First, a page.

Data collection was based on two questionnaires; one printed and one on-line. The printed questionnaire was used during the presentation teleconference (Presentation questionnaire) and was answered by 50 individuals. It consisted of two parts: part A was filled in by each student before the presentation and part B after the presentation. Both parts included fixed choice questions (with ordinal and nominal answers) and open-ended questions. Following a few demographic questions, the questionnaire asked students about their experience with computers, internet and synchronous teleconference systems, their perceptions about the “perceived ease of use”, the “perceived usefulness”, the “social presence” and the “intention to use” teleconference. The presentation questionnaire included two open-ended questions asking for recommendations (a) in order to improve the quality / effectiveness of the teaching - learning process through teleconference and (b) in order to inform HOU how to exploit ICT in a better way. The open first question was answered by 22 individuals and the second by 14.

The on-line questionnaire was distributed to the students after the ETS meeting (Teleconference questionnaire) and was answered by all participants (29 individuals). It consisted of fixed choice questions (with ordinal and nominal answers) concerning the perceptions of students about the “perceived ease of use”, the “perceived usefulness, the “social presence” and the “intention to use” teleconference (The two questionnaires are presented in the Appendices A and B of this paper).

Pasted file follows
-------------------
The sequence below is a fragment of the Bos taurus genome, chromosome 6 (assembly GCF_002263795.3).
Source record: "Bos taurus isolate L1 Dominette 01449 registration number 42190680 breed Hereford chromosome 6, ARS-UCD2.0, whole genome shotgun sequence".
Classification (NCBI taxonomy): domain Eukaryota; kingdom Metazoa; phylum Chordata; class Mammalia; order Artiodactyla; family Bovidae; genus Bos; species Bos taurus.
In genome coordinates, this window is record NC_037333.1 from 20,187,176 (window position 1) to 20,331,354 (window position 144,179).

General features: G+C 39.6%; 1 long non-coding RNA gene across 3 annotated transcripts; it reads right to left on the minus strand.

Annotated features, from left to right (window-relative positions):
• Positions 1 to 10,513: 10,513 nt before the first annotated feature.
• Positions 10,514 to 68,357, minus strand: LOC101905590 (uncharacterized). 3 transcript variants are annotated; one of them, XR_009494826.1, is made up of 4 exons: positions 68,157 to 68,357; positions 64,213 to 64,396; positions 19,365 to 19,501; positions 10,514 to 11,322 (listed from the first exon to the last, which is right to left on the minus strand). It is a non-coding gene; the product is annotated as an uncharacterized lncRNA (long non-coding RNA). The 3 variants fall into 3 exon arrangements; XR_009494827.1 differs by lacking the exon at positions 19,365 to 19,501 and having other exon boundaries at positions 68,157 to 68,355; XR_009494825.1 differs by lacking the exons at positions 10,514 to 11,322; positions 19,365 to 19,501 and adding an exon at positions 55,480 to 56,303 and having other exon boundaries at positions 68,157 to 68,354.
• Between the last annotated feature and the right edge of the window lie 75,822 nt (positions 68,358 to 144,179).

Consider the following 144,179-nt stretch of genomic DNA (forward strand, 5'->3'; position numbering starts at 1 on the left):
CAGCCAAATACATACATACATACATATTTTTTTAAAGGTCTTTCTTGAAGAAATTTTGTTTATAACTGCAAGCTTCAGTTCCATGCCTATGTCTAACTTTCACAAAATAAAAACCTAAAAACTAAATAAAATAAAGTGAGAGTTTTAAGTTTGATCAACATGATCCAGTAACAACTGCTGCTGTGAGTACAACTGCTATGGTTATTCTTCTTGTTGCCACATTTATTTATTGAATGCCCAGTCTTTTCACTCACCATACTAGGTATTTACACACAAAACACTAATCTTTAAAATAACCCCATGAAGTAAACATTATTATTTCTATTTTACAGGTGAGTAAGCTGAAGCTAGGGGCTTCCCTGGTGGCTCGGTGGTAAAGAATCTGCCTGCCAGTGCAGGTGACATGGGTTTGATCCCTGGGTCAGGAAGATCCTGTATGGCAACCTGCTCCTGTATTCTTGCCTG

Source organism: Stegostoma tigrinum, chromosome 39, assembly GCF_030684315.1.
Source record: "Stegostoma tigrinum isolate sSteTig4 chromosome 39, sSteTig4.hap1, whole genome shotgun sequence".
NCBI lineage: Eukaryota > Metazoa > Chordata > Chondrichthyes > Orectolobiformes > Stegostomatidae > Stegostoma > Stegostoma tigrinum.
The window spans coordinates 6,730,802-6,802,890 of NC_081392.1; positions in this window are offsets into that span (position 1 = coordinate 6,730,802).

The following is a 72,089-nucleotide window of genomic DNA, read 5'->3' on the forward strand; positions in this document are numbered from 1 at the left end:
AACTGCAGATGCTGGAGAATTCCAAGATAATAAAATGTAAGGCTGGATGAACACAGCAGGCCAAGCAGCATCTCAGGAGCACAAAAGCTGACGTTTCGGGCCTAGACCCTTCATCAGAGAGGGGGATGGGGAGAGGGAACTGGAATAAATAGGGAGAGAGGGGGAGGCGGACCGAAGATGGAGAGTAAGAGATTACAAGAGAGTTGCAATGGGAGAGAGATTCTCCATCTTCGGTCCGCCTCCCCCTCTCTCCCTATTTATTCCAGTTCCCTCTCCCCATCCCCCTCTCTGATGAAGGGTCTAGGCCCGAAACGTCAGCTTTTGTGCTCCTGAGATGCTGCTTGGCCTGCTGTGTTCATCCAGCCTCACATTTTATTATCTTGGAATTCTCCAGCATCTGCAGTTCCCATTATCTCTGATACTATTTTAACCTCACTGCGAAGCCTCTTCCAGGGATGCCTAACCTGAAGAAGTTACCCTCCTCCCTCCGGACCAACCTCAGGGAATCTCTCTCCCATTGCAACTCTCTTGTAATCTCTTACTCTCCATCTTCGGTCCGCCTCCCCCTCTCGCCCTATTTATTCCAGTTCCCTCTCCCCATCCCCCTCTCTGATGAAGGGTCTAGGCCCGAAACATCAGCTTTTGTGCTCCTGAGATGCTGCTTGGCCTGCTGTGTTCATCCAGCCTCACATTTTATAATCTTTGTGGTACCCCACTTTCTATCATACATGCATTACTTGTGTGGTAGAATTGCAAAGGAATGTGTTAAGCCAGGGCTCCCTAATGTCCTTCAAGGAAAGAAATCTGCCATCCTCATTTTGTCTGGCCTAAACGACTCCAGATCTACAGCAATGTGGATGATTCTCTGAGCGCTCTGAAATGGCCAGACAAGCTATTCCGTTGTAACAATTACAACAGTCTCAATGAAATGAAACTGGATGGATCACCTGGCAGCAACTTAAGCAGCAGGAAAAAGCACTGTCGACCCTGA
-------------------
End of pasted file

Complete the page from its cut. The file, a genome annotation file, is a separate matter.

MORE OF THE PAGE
For all the ordinal fixed choice questions, a five-point Likert scale was used while content analysis was performed to categorize students’ answers to the open-ended questions. The data collected were analyzed mainly by descriptive statistics (frequencies, means and SD). Comparisons among the parameters’ values at each stage of the study (before the presentation teleconference, after the presentation teleconference and at the end of the educational teleconference) were examined using Wilcoxon test, x2 test, Mann-Whitney test and Kruskall-Walis test. Correlations between the different parameters of the questionnaires were examined using the correlation coefficient of Spearman (rs). The statistical package SPSS 10 was used to perform the statistical analysis and the level of significance for the statistical tests was set at 0.05.

Validity and reliability

The content validity refers to what the questionnaire measures and how well it does so. Thus, it is built into a questionnaire from the outset through the choice of appropriate items (questions) (Anastasi & Urbina, 1997). In order to ensure the validity of the questionnaires used in this study: